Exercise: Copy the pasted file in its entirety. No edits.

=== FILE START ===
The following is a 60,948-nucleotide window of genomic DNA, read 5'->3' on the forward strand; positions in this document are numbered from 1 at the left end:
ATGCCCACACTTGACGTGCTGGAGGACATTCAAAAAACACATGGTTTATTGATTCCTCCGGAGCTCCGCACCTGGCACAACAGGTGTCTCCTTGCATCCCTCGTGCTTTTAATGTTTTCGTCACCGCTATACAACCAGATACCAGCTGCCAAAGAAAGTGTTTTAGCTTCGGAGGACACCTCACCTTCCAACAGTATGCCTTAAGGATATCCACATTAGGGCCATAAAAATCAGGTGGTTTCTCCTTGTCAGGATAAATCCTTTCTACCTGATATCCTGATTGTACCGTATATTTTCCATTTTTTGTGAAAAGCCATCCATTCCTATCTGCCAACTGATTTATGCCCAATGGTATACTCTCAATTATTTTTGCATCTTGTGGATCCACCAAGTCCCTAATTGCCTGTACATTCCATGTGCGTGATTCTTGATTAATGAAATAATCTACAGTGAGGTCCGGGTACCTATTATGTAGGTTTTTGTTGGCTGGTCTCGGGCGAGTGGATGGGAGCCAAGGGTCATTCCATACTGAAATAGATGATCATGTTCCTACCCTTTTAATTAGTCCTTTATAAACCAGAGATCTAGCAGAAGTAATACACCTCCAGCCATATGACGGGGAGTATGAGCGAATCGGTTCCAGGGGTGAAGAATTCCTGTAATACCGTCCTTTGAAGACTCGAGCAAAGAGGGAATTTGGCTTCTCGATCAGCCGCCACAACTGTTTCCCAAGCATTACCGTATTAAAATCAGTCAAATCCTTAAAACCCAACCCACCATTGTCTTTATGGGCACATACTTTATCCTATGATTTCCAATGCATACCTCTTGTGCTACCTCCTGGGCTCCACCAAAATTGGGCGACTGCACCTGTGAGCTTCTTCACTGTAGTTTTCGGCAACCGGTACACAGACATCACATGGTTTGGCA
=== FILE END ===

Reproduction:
The following is a 60,948-nucleotide window of genomic DNA, read 5'->3' on the forward strand; positions in this document are numbered from 1 at the left end:
ATGCCCACACTTGACGTGCTGGAGGACATTCAAAAAACACATGGTTTATTGATTCCTCCGGAGCTCCGCACCTGGCACAACAGGTGTCTCCTTGCATCCCTCGTGCTTTTAATGTTTTCGTCACCGCTATACAACCAGATACCAGCTGCCAAAGAAAGTGTTTTAGCTTCGGAGGACACCTCACCTTCCAACAGTATGCCTTAAGGATATCCACATTAGGGCCATAAAAATCAGGTGGTTTCTCCTTGTCAGGATAAATCCTTTCTACCTGATATCCTGATTGTACCGTATATTTTCCATTTTTTGTGAAAAGCCATCCATTCCTATCTGCCAACTGATTTATGCCCAATGGTATACTCTCAATTATTTTTGCATCTTGTGGATCCACCAAGTCCCTAATTGCCTGTACATTCCATGTGCGTGATTCTTGATTAATGAAATAATCTACAGTGAGGTCCGGGTACCTATTATGTAGGTTTTTGTTGGCTGGTCTCGGGCGAGTGGATGGGAGCCAAGGGTCATTCCATACTGAAATAGATGATCATGTTCCTACCCTTTTAATTAGTCCTTTATAAACCAGAGATCTAGCAGAAGTAATACACCTCCAGCCATATGACGGGGAGTATGAGCGAATCGGTTCCAGGGGTGAAGAATTCCTGTAATACCGTCCTTTGAAGACTCGAGCAAAGAGGGAATTTGGCTTCTCGATCAGCCGCCACAACTGTTTCCCAAGCATTACCGTATTAAAATCAGTCAAATCCTTAAAACCCAACCCACCATTGTCTTTATGGGCACATACTTTATCCTATGATTTCCAATGCATACCTCTTGTGCTACCTCCTGGGCTCCACCAAAATTGGGCGACTGCACCTGTGAGCTTCTTCACTGTAGTTTTCGGCAACCGGTACACAGACATCACATGGTTTGGCA